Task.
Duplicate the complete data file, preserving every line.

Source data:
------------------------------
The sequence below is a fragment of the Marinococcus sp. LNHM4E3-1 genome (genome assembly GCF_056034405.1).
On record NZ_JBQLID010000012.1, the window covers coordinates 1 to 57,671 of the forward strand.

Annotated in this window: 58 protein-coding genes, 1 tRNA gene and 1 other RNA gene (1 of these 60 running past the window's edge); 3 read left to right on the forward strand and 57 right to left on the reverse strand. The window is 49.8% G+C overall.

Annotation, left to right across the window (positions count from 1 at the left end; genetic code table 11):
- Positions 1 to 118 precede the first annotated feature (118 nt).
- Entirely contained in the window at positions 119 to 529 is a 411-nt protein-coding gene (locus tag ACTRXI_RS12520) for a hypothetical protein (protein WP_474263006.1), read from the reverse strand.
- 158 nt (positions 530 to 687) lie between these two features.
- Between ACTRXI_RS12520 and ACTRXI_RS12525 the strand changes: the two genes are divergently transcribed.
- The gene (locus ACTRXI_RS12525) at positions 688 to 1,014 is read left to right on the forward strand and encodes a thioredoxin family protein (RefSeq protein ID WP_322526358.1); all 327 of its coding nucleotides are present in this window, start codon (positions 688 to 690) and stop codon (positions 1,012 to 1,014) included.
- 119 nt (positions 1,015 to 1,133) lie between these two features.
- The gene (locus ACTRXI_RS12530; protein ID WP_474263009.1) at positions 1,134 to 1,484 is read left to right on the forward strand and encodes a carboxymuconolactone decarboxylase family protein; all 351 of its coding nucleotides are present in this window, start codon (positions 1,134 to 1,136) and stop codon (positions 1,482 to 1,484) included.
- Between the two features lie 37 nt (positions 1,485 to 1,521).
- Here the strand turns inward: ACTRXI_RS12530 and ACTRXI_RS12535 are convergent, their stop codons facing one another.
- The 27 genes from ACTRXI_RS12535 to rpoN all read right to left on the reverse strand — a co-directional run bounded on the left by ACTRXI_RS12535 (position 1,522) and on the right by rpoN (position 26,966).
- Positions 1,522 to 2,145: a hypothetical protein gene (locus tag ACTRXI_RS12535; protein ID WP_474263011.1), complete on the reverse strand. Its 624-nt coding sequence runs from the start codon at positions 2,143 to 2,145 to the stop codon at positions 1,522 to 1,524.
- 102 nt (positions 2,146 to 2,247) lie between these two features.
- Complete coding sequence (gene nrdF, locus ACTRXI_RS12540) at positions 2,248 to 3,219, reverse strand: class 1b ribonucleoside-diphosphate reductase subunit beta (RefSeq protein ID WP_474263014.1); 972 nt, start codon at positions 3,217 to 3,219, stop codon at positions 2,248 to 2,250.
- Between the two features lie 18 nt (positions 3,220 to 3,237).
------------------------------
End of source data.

The sequence below is a fragment of the Marinococcus sp. LNHM4E3-1 genome (genome assembly GCF_056034405.1).
On record NZ_JBQLID010000012.1, the window covers coordinates 1 to 57,671 of the forward strand.

Annotated in this window: 58 protein-coding genes, 1 tRNA gene and 1 other RNA gene (1 of these 60 running past the window's edge); 3 read left to right on the forward strand and 57 right to left on the reverse strand. The window is 49.8% G+C overall.

Annotation, left to right across the window (positions count from 1 at the left end; genetic code table 11):
- Positions 1 to 118 precede the first annotated feature (118 nt).
- Entirely contained in the window at positions 119 to 529 is a 411-nt protein-coding gene (locus tag ACTRXI_RS12520) for a hypothetical protein (protein WP_474263006.1), read from the reverse strand.
- 158 nt (positions 530 to 687) lie between these two features.
- Between ACTRXI_RS12520 and ACTRXI_RS12525 the strand changes: the two genes are divergently transcribed.
- The gene (locus ACTRXI_RS12525) at positions 688 to 1,014 is read left to right on the forward strand and encodes a thioredoxin family protein (RefSeq protein ID WP_322526358.1); all 327 of its coding nucleotides are present in this window, start codon (positions 688 to 690) and stop codon (positions 1,012 to 1,014) included.
- 119 nt (positions 1,015 to 1,133) lie between these two features.
- The gene (locus ACTRXI_RS12530; protein ID WP_474263009.1) at positions 1,134 to 1,484 is read left to right on the forward strand and encodes a carboxymuconolactone decarboxylase family protein; all 351 of its coding nucleotides are present in this window, start codon (positions 1,134 to 1,136) and stop codon (positions 1,482 to 1,484) included.
- Between the two features lie 37 nt (positions 1,485 to 1,521).
- Here the strand turns inward: ACTRXI_RS12530 and ACTRXI_RS12535 are convergent, their stop codons facing one another.
- The 27 genes from ACTRXI_RS12535 to rpoN all read right to left on the reverse strand — a co-directional run bounded on the left by ACTRXI_RS12535 (position 1,522) and on the right by rpoN (position 26,966).
- Positions 1,522 to 2,145: a hypothetical protein gene (locus tag ACTRXI_RS12535; protein ID WP_474263011.1), complete on the reverse strand. Its 624-nt coding sequence runs from the start codon at positions 2,143 to 2,145 to the stop codon at positions 1,522 to 1,524.
- 102 nt (positions 2,146 to 2,247) lie between these two features.
- Complete coding sequence (gene nrdF, locus ACTRXI_RS12540) at positions 2,248 to 3,219, reverse strand: class 1b ribonucleoside-diphosphate reductase subunit beta (RefSeq protein ID WP_474263014.1); 972 nt, start codon at positions 3,217 to 3,219, stop codon at positions 2,248 to 2,250.
- Between the two features lie 18 nt (positions 3,220 to 3,237).